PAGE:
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Researching - Direct Drive mount


NickK
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So I'm going to start researching options for doing a Direct Drive mount to hold a 4" APO with a couple of cameras.. I'll put my research/thinking/ideas into this thread.

I still have the power point presentation (2007) by Dave Rowe (Starry Ridge), who created a 3 phase direct drive. It doesn't show much and the links I have found in the past have decayed.. so starting at the beginning from scratch may be the better option.

A direct drive motor mount typically consists of a few things:

* mount bearings (or mag flux bearings)

* direct drive flux static magnets attached direct to the shaft 

* direct drive magnetic coils to create flux mounted fixed to the mount casing, these are grouped into phases.

* a mechanism to provide positional feedback as the mount shaft moves - question is.. could a sensing system be good enough to maintain position with power?

* power supply for each phase that varies the power to each phase for rotation but also to maintain position based on the moment from the shaft.

* microcontroller to control the adjustment of phases for each coil.

Now from experience with stepper motors using a chopper driver (that limits the current delivered by chopping the power on and off) would allow more voltage to be used and thus provide better flux control.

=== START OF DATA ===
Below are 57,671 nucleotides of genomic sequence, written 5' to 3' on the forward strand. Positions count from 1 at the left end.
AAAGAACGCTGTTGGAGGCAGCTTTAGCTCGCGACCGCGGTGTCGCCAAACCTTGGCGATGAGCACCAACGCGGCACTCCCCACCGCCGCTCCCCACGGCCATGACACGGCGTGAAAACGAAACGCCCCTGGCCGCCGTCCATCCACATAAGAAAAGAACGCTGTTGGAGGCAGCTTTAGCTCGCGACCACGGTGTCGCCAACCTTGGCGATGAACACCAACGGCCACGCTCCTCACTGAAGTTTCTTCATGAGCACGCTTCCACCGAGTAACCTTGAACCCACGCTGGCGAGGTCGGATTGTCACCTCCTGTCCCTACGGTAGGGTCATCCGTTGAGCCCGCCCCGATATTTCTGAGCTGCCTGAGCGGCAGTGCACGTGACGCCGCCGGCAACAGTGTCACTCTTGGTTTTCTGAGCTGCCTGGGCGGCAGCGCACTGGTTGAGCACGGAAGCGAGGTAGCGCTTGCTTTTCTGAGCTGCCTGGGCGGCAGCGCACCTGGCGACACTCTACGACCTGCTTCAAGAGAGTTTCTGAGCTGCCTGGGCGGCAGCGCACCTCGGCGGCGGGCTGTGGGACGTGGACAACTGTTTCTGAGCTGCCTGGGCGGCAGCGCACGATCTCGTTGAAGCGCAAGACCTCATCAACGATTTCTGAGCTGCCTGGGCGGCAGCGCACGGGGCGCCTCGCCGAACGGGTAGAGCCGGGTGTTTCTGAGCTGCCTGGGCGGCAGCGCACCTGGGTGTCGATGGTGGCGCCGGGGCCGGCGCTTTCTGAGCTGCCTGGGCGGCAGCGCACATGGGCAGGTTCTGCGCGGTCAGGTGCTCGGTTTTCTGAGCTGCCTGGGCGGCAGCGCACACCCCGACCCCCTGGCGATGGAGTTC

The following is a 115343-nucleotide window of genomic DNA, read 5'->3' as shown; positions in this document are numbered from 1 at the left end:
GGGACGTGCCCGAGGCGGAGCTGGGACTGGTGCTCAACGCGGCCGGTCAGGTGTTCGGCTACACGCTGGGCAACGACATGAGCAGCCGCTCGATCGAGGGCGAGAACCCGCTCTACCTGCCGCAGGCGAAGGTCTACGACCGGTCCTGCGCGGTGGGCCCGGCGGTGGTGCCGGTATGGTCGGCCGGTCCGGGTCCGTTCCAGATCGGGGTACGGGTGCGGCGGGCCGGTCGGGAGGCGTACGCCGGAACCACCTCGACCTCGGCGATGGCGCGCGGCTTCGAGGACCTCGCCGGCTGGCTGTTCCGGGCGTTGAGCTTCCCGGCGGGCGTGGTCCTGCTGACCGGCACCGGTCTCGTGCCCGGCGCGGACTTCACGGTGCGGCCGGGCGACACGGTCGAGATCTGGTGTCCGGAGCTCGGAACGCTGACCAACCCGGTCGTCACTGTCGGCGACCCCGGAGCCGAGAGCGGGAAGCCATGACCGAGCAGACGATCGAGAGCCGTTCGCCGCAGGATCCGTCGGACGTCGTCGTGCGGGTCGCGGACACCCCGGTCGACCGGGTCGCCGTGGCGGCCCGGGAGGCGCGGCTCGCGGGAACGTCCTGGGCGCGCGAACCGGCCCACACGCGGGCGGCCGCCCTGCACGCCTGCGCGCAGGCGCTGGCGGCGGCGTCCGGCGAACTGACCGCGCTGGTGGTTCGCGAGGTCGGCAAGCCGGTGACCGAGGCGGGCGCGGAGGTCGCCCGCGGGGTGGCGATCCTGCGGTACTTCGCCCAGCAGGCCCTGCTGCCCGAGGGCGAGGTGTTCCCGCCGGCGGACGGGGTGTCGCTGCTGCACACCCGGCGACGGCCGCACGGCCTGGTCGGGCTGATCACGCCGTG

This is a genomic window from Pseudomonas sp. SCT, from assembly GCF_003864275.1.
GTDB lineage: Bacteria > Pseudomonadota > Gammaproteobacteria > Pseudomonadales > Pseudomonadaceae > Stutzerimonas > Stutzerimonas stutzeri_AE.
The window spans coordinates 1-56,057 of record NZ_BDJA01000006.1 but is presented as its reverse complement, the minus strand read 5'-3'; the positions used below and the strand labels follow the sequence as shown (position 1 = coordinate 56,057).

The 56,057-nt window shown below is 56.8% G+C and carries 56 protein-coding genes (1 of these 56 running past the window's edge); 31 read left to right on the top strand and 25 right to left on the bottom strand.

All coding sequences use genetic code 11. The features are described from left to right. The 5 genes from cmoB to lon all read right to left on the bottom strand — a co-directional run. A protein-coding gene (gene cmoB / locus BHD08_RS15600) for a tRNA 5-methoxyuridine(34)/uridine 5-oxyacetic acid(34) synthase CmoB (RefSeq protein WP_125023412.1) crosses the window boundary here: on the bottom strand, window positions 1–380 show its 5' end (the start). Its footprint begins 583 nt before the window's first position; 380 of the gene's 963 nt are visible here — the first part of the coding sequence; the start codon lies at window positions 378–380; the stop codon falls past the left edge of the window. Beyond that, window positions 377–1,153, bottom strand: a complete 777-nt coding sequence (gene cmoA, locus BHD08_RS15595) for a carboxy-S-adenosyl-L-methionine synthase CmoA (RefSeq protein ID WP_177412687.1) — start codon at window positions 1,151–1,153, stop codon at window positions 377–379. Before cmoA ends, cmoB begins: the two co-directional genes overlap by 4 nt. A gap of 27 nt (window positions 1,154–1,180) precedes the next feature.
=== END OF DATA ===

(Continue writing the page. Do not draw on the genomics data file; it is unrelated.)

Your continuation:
With multiple phases comes the difficulty in driving the flux in terms of control (the current needs managing 50K+ times a second) for each phase.

 

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There is a link to a document with constructional details of the motor here:

 http://www.altazinitiative.org/AA Tech & Demo.htm

Just glancing but it seems that only two of the three phases are active at a time, one set of coils repels and another set attracts the magnets. Feedback is via encoder tape. Well, neodymium magnets, magnetic linear tape and “enamelled” copper wire are easily obtained.  I’ll follow this with interest.